Vince Staples opened the concert at 7:30 P.M. with loud, heavy bass that sounded throughout the entire theater. Many of the seats in the theater were still empty at this point, as most of the audience was buying food or merchandise at the building’s entrance. Staples’s performance was just less than an hour and was a good opener, but was not especially memorable. A little after 8:30 P.M., Damon Albarn stepped on the stage and began to perform. Continue reading “Gorillaz Concert Review”
Here’s our rundown of this summer’s biggest successes and failures at the theater
By Jimmy Fortuna-Peak
This World War II epic follows the evacuation attempts of 400,000 stranded allied soldiers trapped in the French town of Dunkirk. Director Christopher Nolan pulls no punches in his 10th feature-length film and creates a tension-filled narrative that hooks the audience from start to finish. Rather than using dialogue, Nolan utilizes visual imagery to push the plot forward, making it a unique entry into the war film genre. Dunkirk received high praise from both fans and critics and could be looking at Oscar gold come year’s end. Analysis: Critical Success
Continue reading “Summer Movie Report”
Krazy Jim’s: All But Typical; Nothing But Worth It
By Jillian CHESney & Jacoby Haley
Prepare to be yelled at, rushed, and made fun of, but love every second of it.
At Krazy Jim’s Blimpy Burger, the staff is harsh, but the food is great. Upon entering, one is welcomed by the clean restaurant and warm scent of anything greasy.
With more than two million different burger combinations, the obscure menu features an artistic take on everything they serve at the burger joint, and the choices are quite nearly endless.
Continue reading “The Hidden Gems Review”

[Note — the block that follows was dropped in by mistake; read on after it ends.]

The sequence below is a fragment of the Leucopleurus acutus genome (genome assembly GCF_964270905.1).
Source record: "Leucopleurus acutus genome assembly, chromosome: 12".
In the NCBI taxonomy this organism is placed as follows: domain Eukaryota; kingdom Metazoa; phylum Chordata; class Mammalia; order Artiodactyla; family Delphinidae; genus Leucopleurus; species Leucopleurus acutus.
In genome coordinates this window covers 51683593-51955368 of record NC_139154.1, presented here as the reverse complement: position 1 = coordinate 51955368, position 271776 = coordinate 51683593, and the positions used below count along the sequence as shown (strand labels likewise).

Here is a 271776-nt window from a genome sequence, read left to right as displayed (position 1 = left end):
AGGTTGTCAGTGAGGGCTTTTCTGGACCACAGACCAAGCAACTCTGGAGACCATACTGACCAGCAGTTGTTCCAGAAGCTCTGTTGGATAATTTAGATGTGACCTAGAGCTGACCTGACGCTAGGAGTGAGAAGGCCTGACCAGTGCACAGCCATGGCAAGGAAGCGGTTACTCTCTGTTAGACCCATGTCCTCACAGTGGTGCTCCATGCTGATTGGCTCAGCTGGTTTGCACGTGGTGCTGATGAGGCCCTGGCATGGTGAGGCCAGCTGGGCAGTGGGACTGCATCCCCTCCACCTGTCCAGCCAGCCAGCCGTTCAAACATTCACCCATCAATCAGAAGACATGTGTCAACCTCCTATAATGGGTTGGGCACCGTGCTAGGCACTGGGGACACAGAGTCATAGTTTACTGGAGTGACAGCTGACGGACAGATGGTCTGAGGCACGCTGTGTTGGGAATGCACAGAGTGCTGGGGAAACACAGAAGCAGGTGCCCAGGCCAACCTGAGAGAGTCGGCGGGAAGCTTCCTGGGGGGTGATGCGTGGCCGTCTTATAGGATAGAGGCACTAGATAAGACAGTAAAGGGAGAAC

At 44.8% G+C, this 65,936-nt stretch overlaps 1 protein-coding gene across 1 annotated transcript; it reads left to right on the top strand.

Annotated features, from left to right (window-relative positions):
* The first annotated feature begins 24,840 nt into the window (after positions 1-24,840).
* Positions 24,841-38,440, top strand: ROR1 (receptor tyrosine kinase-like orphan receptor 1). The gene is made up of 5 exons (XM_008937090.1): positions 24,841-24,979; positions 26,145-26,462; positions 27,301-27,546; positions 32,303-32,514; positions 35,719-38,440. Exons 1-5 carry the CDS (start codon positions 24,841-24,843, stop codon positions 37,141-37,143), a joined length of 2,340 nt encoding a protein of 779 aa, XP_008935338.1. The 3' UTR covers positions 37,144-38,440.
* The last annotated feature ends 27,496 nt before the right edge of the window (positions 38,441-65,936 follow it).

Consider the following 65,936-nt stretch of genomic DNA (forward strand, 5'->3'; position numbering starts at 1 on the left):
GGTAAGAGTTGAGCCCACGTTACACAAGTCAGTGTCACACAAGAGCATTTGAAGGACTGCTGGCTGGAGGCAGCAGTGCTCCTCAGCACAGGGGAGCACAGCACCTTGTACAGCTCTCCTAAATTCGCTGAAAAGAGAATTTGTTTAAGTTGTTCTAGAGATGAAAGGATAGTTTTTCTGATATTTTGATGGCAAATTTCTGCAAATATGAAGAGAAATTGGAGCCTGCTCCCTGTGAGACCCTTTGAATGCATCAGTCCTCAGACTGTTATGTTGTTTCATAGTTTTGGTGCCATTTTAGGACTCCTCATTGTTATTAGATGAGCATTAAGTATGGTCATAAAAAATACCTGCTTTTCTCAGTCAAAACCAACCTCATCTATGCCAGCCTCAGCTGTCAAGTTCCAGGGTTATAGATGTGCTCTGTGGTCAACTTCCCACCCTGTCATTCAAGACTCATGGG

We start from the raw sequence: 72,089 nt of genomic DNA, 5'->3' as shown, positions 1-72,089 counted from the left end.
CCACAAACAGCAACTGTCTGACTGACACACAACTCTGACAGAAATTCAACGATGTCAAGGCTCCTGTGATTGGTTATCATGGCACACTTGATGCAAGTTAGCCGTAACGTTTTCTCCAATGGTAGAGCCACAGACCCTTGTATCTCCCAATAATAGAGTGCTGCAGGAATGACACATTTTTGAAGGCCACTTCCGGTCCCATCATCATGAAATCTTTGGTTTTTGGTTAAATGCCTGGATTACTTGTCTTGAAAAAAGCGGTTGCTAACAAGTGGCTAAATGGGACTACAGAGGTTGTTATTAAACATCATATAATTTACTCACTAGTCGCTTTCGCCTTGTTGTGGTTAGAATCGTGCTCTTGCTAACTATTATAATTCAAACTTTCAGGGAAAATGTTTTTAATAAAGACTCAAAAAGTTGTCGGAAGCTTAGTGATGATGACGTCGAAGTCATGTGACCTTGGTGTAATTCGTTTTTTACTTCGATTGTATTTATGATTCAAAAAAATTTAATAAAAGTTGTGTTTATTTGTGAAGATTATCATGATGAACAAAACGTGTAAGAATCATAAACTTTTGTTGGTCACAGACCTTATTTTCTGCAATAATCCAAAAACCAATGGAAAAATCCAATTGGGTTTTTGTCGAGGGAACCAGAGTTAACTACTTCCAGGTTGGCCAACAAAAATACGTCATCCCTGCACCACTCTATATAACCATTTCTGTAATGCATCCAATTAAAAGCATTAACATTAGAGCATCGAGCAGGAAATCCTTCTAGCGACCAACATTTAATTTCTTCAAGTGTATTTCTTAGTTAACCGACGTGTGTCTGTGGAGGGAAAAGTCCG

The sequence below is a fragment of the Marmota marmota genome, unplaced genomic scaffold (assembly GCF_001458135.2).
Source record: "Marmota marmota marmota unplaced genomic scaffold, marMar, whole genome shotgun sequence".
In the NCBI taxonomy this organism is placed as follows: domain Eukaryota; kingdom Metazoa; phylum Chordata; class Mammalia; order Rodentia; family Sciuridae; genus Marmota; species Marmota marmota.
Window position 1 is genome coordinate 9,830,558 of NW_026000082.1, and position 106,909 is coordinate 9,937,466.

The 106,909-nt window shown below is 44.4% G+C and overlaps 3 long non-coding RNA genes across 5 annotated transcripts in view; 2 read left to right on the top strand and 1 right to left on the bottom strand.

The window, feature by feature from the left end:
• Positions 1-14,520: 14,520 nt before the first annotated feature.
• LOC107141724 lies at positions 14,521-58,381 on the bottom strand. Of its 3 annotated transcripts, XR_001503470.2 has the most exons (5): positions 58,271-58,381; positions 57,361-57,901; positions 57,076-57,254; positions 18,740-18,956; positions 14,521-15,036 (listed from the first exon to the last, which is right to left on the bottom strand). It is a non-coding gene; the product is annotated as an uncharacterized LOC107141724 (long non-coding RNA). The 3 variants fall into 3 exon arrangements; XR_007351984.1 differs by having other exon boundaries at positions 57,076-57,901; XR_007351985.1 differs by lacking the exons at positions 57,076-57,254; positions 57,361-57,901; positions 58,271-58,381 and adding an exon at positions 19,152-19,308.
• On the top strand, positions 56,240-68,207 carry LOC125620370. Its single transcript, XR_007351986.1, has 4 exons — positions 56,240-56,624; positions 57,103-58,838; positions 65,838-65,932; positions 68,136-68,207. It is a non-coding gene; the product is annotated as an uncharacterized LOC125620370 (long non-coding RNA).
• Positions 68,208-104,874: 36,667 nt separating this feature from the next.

Royal Blood joined The Beach Boys, Red Hot Chili Peppers, Kendrick Lamar and others to thrill Michigan crowds over the summer
by michael bergamo
The night was here. The night that I’d been waiting in anticipation for three years ever since my brother had shown me the British rock-duo, Royal Blood’s self-titled album.
The album that made me believe that rock wasn’t dead. My friend and I arrived at 6 p.m., to a sold out show at St. Andrews Music Hall in Detroit. I and my confidant stood in the gigantic line, got our tickets ripped, successfully passed security and got into the venue around seven.
Continue reading “Royal Blood”
By Tess Alekseev
On July 27th, the Beach Boys returned to Detroit. I was perched up in the general admission seating, but for $11, I could make out faces and hear the music surprisingly well. The opener, Righteous Brothers, started at exactly 7 p.m. and set a great mood for the Beach Boys, who came on soon after. Continue reading “Concert Review: The Beach Boys”
By Heather Brouwer
Knight’s Steakhouse, conveniently located on Dexter-Ann Arbor Road, has a wonderful ambiance. The lights are slightly dimmer than many restaurants, and the tables are small enough that in the slightly noisy atmosphere you can still hear the person sitting next to you, which gives off a more intimate feel.
There were options of booths and tables. The tables had extremely comfortable rolling chairs that are nice when you want to look someone in the face but don’t want to go through the trouble of making a ruckus by moving an ordinary chair.
Knight’s does, however, have a slightly older clientele base of middle-aged people. But it had a large variety of food options that are enjoyable to everyone as well.
Continue reading “The Hidden Gem Reviews”